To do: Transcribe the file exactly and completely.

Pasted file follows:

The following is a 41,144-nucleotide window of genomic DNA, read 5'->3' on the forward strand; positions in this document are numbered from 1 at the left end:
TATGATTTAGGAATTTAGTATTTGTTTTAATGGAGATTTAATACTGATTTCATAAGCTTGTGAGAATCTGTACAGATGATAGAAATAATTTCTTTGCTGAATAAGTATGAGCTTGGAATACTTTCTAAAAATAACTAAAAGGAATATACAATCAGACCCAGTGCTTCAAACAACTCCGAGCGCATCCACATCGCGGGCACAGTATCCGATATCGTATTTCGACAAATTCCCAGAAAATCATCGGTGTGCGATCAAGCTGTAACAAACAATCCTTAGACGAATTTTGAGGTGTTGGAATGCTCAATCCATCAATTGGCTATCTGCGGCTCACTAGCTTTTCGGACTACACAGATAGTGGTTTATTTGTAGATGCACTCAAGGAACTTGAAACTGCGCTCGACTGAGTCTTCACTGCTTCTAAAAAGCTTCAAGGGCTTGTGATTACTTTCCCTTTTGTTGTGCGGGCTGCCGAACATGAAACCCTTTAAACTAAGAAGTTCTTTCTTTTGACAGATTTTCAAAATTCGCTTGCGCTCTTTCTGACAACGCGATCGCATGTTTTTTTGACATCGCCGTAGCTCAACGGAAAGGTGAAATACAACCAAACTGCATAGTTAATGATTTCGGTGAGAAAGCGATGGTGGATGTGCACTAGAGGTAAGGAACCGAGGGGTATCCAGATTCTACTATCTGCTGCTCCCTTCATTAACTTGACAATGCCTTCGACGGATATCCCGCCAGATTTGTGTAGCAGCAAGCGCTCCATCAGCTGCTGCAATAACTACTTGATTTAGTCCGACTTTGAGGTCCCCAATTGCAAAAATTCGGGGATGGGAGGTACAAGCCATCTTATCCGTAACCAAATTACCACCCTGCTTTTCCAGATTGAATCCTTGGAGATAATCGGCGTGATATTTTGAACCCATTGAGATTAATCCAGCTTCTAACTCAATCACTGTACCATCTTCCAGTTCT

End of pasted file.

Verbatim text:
The following is a 41,144-nucleotide window of genomic DNA, read 5'->3' on the forward strand; positions in this document are numbered from 1 at the left end:
TATGATTTAGGAATTTAGTATTTGTTTTAATGGAGATTTAATACTGATTTCATAAGCTTGTGAGAATCTGTACAGATGATAGAAATAATTTCTTTGCTGAATAAGTATGAGCTTGGAATACTTTCTAAAAATAACTAAAAGGAATATACAATCAGACCCAGTGCTTCAAACAACTCCGAGCGCATCCACATCGCGGGCACAGTATCCGATATCGTATTTCGACAAATTCCCAGAAAATCATCGGTGTGCGATCAAGCTGTAACAAACAATCCTTAGACGAATTTTGAGGTGTTGGAATGCTCAATCCATCAATTGGCTATCTGCGGCTCACTAGCTTTTCGGACTACACAGATAGTGGTTTATTTGTAGATGCACTCAAGGAACTTGAAACTGCGCTCGACTGAGTCTTCACTGCTTCTAAAAAGCTTCAAGGGCTTGTGATTACTTTCCCTTTTGTTGTGCGGGCTGCCGAACATGAAACCCTTTAAACTAAGAAGTTCTTTCTTTTGACAGATTTTCAAAATTCGCTTGCGCTCTTTCTGACAACGCGATCGCATGTTTTTTTGACATCGCCGTAGCTCAACGGAAAGGTGAAATACAACCAAACTGCATAGTTAATGATTTCGGTGAGAAAGCGATGGTGGATGTGCACTAGAGGTAAGGAACCGAGGGGTATCCAGATTCTACTATCTGCTGCTCCCTTCATTAACTTGACAATGCCTTCGACGGATATCCCGCCAGATTTGTGTAGCAGCAAGCGCTCCATCAGCTGCTGCAATAACTACTTGATTTAGTCCGACTTTGAGGTCCCCAATTGCAAAAATTCGGGGATGGGAGGTACAAGCCATCTTATCCGTAACCAAATTACCACCCTGCTTTTCCAGATTGAATCCTTGGAGATAATCGGCGTGATATTTTGAACCCATTGAGATTAATCCAGCTTCTAACTCAATCACTGTACCATCTTCCAGTTCT